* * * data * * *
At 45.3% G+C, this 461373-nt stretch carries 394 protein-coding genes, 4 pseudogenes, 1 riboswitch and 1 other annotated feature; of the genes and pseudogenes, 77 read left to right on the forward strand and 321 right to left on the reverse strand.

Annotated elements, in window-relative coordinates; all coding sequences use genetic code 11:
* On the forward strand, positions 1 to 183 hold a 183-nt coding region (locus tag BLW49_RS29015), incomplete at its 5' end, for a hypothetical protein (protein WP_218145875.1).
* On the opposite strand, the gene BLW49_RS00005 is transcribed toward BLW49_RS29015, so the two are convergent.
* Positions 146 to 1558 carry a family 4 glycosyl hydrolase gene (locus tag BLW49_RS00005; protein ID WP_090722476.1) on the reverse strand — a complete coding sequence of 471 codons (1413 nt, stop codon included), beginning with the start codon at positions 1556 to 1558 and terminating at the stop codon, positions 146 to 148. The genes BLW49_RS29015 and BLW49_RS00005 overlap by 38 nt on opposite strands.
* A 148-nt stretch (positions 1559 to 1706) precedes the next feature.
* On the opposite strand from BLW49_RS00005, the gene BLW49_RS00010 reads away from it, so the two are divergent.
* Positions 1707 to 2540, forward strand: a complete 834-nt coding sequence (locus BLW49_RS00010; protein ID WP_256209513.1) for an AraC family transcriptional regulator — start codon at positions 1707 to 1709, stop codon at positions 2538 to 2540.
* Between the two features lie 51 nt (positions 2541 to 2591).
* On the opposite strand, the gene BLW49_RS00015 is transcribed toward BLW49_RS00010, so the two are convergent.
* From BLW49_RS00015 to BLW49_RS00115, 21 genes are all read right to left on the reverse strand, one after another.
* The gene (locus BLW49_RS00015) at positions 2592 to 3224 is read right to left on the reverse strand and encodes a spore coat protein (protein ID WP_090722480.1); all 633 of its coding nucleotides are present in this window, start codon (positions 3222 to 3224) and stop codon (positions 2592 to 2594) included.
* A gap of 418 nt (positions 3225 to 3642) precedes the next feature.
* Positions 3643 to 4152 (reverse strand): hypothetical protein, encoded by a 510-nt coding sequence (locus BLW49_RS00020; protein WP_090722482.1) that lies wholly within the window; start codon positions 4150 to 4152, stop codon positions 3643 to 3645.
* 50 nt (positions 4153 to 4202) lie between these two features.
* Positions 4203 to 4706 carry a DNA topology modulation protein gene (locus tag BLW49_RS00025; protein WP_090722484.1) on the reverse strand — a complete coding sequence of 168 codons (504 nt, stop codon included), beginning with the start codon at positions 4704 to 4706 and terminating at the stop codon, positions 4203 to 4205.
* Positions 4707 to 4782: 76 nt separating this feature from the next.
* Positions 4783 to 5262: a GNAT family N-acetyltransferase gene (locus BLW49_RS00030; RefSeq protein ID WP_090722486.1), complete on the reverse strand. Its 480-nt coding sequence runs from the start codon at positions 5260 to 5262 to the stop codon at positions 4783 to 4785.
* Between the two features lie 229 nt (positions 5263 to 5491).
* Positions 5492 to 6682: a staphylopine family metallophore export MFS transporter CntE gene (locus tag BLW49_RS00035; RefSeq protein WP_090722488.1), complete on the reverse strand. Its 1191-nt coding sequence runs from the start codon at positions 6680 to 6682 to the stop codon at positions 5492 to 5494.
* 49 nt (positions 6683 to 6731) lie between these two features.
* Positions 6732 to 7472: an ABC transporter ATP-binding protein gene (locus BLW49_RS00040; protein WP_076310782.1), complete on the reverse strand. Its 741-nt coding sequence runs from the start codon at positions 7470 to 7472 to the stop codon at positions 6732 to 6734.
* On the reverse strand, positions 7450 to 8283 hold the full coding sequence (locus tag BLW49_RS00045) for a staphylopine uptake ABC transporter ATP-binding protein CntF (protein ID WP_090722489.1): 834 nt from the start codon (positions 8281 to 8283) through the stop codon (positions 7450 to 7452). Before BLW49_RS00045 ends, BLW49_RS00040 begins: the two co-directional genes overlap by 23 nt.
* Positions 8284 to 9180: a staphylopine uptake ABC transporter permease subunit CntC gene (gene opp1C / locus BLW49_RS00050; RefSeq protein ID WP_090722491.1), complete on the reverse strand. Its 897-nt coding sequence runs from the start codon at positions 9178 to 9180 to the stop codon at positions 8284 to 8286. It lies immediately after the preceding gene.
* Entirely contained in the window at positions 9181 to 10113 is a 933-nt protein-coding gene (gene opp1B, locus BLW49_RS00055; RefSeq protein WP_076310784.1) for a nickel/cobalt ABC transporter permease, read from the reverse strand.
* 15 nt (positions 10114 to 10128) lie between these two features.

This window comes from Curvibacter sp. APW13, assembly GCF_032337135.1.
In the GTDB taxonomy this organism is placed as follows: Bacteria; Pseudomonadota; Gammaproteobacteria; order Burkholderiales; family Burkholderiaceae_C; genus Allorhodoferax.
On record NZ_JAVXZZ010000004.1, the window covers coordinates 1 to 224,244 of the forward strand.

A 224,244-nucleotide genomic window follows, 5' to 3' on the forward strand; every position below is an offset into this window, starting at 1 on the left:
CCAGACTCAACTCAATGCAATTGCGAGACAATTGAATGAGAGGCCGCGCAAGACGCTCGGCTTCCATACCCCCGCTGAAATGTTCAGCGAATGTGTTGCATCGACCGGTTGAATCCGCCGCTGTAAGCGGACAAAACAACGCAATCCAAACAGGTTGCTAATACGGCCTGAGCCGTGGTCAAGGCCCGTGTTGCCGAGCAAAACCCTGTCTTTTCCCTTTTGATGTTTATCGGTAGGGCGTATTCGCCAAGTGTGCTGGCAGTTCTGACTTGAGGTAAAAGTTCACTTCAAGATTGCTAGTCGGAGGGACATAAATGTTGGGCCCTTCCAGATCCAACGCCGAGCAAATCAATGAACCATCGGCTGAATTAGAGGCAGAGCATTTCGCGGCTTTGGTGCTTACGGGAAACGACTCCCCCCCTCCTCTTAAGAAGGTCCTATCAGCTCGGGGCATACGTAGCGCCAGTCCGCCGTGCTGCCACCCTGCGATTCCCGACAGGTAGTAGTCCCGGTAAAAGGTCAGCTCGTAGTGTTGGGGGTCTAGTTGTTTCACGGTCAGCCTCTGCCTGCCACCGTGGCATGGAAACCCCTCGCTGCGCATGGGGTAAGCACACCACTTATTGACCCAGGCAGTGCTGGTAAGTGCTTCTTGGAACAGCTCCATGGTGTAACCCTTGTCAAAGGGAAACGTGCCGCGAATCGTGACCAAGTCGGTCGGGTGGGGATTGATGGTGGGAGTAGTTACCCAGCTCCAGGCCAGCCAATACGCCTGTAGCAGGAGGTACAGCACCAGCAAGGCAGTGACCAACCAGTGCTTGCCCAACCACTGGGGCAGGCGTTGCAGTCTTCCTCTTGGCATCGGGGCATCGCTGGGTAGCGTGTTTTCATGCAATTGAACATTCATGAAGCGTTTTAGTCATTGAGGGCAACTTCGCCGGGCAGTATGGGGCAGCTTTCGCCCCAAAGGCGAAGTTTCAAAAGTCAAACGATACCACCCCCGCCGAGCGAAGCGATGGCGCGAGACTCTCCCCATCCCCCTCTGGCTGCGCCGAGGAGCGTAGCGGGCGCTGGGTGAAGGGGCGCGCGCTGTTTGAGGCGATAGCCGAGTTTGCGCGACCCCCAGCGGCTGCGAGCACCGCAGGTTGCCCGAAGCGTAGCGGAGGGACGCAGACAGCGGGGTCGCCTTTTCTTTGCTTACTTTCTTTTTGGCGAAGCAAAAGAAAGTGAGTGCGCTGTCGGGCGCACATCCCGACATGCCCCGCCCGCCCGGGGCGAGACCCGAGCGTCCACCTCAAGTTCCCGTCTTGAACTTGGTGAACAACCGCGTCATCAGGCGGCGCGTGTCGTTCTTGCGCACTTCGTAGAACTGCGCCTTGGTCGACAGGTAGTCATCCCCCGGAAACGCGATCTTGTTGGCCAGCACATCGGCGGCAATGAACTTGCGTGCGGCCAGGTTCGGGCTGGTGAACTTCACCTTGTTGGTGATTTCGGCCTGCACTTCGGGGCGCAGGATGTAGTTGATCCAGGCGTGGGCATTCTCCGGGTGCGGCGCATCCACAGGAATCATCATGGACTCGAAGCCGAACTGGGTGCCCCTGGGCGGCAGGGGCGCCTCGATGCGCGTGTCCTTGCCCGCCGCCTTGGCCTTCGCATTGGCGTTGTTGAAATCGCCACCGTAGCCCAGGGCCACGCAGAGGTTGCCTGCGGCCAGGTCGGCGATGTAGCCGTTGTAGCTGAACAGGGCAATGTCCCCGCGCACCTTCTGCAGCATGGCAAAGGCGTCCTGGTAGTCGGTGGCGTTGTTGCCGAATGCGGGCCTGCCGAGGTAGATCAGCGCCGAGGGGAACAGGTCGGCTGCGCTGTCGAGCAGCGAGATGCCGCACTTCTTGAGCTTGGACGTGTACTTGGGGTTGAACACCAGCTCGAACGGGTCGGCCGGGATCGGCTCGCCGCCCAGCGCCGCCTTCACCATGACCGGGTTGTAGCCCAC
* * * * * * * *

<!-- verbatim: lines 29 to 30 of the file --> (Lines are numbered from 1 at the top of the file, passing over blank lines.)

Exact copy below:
On record NZ_JAVXZZ010000004.1, the window covers coordinates 1 to 224,244 of the forward strand.

A 224,244-nucleotide genomic window follows, 5' to 3' on the forward strand; every position below is an offset into this window, starting at 1 on the left: